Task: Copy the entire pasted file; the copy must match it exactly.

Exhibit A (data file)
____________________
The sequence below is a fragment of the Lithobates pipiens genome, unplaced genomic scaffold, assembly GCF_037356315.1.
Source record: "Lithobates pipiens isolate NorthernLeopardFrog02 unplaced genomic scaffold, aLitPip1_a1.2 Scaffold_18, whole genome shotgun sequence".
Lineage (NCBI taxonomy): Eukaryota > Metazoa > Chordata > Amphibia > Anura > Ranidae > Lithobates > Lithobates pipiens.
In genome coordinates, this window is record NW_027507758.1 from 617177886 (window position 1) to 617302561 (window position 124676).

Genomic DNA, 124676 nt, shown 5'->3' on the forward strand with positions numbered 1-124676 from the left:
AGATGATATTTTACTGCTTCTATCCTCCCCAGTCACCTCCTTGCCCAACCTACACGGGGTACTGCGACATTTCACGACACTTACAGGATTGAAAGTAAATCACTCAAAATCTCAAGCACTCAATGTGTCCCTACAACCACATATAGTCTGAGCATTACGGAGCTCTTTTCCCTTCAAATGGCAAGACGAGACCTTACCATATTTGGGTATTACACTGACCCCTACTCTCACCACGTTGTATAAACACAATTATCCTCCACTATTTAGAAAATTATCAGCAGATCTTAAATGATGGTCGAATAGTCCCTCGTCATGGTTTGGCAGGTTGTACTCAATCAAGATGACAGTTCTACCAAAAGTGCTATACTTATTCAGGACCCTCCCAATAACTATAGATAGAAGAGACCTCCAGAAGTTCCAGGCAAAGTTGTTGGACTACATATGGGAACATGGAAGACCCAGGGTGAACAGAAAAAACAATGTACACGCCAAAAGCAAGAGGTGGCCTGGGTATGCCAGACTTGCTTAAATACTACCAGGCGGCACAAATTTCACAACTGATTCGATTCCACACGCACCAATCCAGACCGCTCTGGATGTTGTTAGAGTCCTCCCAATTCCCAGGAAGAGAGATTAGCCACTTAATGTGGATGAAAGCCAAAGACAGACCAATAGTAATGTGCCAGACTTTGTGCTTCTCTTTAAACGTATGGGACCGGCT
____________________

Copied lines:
The sequence below is a fragment of the Lithobates pipiens genome, unplaced genomic scaffold, assembly GCF_037356315.1.
Source record: "Lithobates pipiens isolate NorthernLeopardFrog02 unplaced genomic scaffold, aLitPip1_a1.2 Scaffold_18, whole genome shotgun sequence".
Lineage (NCBI taxonomy): Eukaryota > Metazoa > Chordata > Amphibia > Anura > Ranidae > Lithobates > Lithobates pipiens.
In genome coordinates, this window is record NW_027507758.1 from 617177886 (window position 1) to 617302561 (window position 124676).

Genomic DNA, 124676 nt, shown 5'->3' on the forward strand with positions numbered 1-124676 from the left:
AGATGATATTTTACTGCTTCTATCCTCCCCAGTCACCTCCTTGCCCAACCTACACGGGGTACTGCGACATTTCACGACACTTACAGGATTGAAAGTAAATCACTCAAAATCTCAAGCACTCAATGTGTCCCTACAACCACATATAGTCTGAGCATTACGGAGCTCTTTTCCCTTCAAATGGCAAGACGAGACCTTACCATATTTGGGTATTACACTGACCCCTACTCTCACCACGTTGTATAAACACAATTATCCTCCACTATTTAGAAAATTATCAGCAGATCTTAAATGATGGTCGAATAGTCCCTCGTCATGGTTTGGCAGGTTGTACTCAATCAAGATGACAGTTCTACCAAAAGTGCTATACTTATTCAGGACCCTCCCAATAACTATAGATAGAAGAGACCTCCAGAAGTTCCAGGCAAAGTTGTTGGACTACATATGGGAACATGGAAGACCCAGGGTGAACAGAAAAAACAATGTACACGCCAAAAGCAAGAGGTGGCCTGGGTATGCCAGACTTGCTTAAATACTACCAGGCGGCACAAATTTCACAACTGATTCGATTCCACACGCACCAATCCAGACCGCTCTGGATGTTGTTAGAGTCCTCCCAATTCCCAGGAAGAGAGATTAGCCACTTAATGTGGATGAAAGCCAAAGACAGACCAATAGTAATGTGCCAGACTTTGTGCTTCTCTTTAAACGTATGGGACCGGCT